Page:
Discussion in 'Accounting, Tax & Legal' started by Simon Hampel, 14th Apr, 2009.
Unleashed: Tax attacks
The whole article is talking about equity, but does not address the fact the people on higher income, have to pay an inequitable higher rate of tax. What about the "downside up effect" where a person on 45% who earns an additional $100 has to pay $45 tax. Which the same $100 earnt for a taxpayer on 30% only has to pay $30 dollar tax. Ie the higher tax pay has to pay 150% more tax.
I am of the opinion we should have a flat tax rate, of say 15-20% on all income and capital gains, with no discounts for low income earner, no discounts for capital gains (15-22.5% is what is normally paid for capital gains > 12 month).
That would be much fairer.
FWIW, I was going to make pretty much the same observations you just did.
The fact that people in a higher tax bracket get a larger tax break is a consequence of our tax system more than the negative gearing laws.
I also agree that a flat tax (perhaps 30%) is far more equitable and neatly sidesteps any complaints about negative gearing.
The article also dismisses the impact of negative gearing on housing availability - something I think is a critical aspect of the whole argument.
Tha article misses the fact the tax laws are used for a lot more than mere collection of revenue.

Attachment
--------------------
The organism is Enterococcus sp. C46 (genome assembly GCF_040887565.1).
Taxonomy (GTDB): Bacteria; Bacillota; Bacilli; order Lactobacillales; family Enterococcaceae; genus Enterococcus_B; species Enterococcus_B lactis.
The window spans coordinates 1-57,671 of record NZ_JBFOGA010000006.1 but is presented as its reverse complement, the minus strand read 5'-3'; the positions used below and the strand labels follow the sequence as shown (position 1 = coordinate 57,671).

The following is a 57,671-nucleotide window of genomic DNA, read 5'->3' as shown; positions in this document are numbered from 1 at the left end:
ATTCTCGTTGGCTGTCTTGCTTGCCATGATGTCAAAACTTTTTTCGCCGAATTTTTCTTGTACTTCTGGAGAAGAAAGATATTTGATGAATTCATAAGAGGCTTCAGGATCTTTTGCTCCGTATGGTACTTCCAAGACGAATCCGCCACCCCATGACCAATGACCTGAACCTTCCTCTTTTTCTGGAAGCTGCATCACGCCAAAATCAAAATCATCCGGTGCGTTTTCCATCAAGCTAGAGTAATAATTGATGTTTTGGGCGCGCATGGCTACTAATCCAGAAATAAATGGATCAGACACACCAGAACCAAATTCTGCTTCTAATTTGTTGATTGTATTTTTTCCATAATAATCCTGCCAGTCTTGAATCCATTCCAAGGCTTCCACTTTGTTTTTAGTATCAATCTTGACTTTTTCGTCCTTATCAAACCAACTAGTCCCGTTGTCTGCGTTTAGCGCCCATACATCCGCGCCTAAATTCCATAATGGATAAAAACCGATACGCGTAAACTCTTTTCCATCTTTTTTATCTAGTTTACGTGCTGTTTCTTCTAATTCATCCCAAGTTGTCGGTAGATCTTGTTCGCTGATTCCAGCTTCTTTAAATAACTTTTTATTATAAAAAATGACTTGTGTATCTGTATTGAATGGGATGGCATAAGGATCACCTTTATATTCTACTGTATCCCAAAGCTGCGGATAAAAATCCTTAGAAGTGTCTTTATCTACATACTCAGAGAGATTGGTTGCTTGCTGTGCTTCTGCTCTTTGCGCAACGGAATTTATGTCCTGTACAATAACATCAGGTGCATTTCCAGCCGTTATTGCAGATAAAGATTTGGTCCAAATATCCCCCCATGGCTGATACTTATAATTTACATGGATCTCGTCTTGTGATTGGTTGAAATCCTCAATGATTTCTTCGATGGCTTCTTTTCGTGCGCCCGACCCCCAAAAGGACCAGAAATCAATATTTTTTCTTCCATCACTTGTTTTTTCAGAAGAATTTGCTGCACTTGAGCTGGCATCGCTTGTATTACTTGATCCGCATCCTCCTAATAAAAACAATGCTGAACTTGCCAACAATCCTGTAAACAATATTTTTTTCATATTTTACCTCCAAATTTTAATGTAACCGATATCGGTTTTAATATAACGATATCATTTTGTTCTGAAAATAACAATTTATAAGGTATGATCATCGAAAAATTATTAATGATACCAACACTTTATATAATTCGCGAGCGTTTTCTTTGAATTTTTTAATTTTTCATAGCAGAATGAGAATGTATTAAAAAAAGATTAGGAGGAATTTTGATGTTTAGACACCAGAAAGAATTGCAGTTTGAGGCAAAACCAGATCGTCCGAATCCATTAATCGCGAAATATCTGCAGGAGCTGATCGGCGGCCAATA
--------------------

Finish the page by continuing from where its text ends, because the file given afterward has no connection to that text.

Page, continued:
There are tax breaks to encourage certain types of behaviour, e.g. investment in Aussie films, R&D and of course the new carbon credit breaks.
And the laws are used for wealth redistribution via means tested rebates such as low income, dependant spouse, carer's etc.
You cannot just isolate one aspect and blame it for a whole raft of undesirable effects.
Equity comes with complexity. We have one of the fairest, and also one of the most complex taxation laws in the world.
As I keep mentioning, Paul Keating tried to abolish negative gearing only to reinstate it quickly as a torrent of landlords issued notices to vacate. The problem being such low yields on residential property and of course the States quickly stepped in with land taxes to grab any tax savings from gearing.
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